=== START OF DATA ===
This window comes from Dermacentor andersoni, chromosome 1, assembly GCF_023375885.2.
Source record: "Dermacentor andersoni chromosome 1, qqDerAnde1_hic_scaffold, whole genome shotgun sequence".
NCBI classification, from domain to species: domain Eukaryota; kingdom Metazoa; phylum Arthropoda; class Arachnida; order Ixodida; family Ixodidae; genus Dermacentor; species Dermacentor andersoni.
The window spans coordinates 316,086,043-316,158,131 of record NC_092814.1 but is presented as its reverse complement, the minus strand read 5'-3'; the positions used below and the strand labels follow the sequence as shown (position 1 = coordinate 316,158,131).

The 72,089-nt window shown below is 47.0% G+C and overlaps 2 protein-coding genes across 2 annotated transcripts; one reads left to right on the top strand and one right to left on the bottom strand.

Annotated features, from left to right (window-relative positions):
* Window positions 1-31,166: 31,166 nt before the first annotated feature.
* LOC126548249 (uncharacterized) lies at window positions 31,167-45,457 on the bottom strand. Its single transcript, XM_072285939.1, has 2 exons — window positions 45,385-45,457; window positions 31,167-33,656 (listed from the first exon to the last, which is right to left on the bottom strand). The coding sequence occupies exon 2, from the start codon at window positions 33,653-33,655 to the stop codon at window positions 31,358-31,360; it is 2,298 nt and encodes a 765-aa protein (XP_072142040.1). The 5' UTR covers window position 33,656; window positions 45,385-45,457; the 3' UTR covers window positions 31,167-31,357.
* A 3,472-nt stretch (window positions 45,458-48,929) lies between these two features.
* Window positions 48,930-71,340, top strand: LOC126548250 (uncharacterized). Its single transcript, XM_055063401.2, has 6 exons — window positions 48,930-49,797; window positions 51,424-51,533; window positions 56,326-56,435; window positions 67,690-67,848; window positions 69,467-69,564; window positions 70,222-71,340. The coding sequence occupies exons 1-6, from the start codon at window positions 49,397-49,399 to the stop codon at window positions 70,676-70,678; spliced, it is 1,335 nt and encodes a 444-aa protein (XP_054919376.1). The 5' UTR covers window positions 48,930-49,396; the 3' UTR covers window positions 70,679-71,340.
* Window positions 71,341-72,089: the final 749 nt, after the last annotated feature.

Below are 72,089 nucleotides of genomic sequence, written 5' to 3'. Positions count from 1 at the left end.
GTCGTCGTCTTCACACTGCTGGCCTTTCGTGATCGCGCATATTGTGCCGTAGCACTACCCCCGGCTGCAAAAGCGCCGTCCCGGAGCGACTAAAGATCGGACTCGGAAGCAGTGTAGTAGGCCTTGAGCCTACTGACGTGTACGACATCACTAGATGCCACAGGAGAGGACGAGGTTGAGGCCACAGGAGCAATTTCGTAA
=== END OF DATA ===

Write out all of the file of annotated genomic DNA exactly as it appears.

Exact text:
This window comes from Dermacentor andersoni, chromosome 1, assembly GCF_023375885.2.
Source record: "Dermacentor andersoni chromosome 1, qqDerAnde1_hic_scaffold, whole genome shotgun sequence".
NCBI classification, from domain to species: domain Eukaryota; kingdom Metazoa; phylum Arthropoda; class Arachnida; order Ixodida; family Ixodidae; genus Dermacentor; species Dermacentor andersoni.
The window spans coordinates 316,086,043-316,158,131 of record NC_092814.1 but is presented as its reverse complement, the minus strand read 5'-3'; the positions used below and the strand labels follow the sequence as shown (position 1 = coordinate 316,158,131).

The 72,089-nt window shown below is 47.0% G+C and overlaps 2 protein-coding genes across 2 annotated transcripts; one reads left to right on the top strand and one right to left on the bottom strand.

Annotated features, from left to right (window-relative positions):
* Window positions 1-31,166: 31,166 nt before the first annotated feature.
* LOC126548249 (uncharacterized) lies at window positions 31,167-45,457 on the bottom strand. Its single transcript, XM_072285939.1, has 2 exons — window positions 45,385-45,457; window positions 31,167-33,656 (listed from the first exon to the last, which is right to left on the bottom strand). The coding sequence occupies exon 2, from the start codon at window positions 33,653-33,655 to the stop codon at window positions 31,358-31,360; it is 2,298 nt and encodes a 765-aa protein (XP_072142040.1). The 5' UTR covers window position 33,656; window positions 45,385-45,457; the 3' UTR covers window positions 31,167-31,357.
* A 3,472-nt stretch (window positions 45,458-48,929) lies between these two features.
* Window positions 48,930-71,340, top strand: LOC126548250 (uncharacterized). Its single transcript, XM_055063401.2, has 6 exons — window positions 48,930-49,797; window positions 51,424-51,533; window positions 56,326-56,435; window positions 67,690-67,848; window positions 69,467-69,564; window positions 70,222-71,340. The coding sequence occupies exons 1-6, from the start codon at window positions 49,397-49,399 to the stop codon at window positions 70,676-70,678; spliced, it is 1,335 nt and encodes a 444-aa protein (XP_054919376.1). The 5' UTR covers window positions 48,930-49,396; the 3' UTR covers window positions 70,679-71,340.
* Window positions 71,341-72,089: the final 749 nt, after the last annotated feature.

Below are 72,089 nucleotides of genomic sequence, written 5' to 3'. Positions count from 1 at the left end.
GTCGTCGTCTTCACACTGCTGGCCTTTCGTGATCGCGCATATTGTGCCGTAGCACTACCCCCGGCTGCAAAAGCGCCGTCCCGGAGCGACTAAAGATCGGACTCGGAAGCAGTGTAGTAGGCCTTGAGCCTACTGACGTGTACGACATCACTAGATGCCACAGGAGAGGACGAGGTTGAGGCCACAGGAGCAATTTCGTAA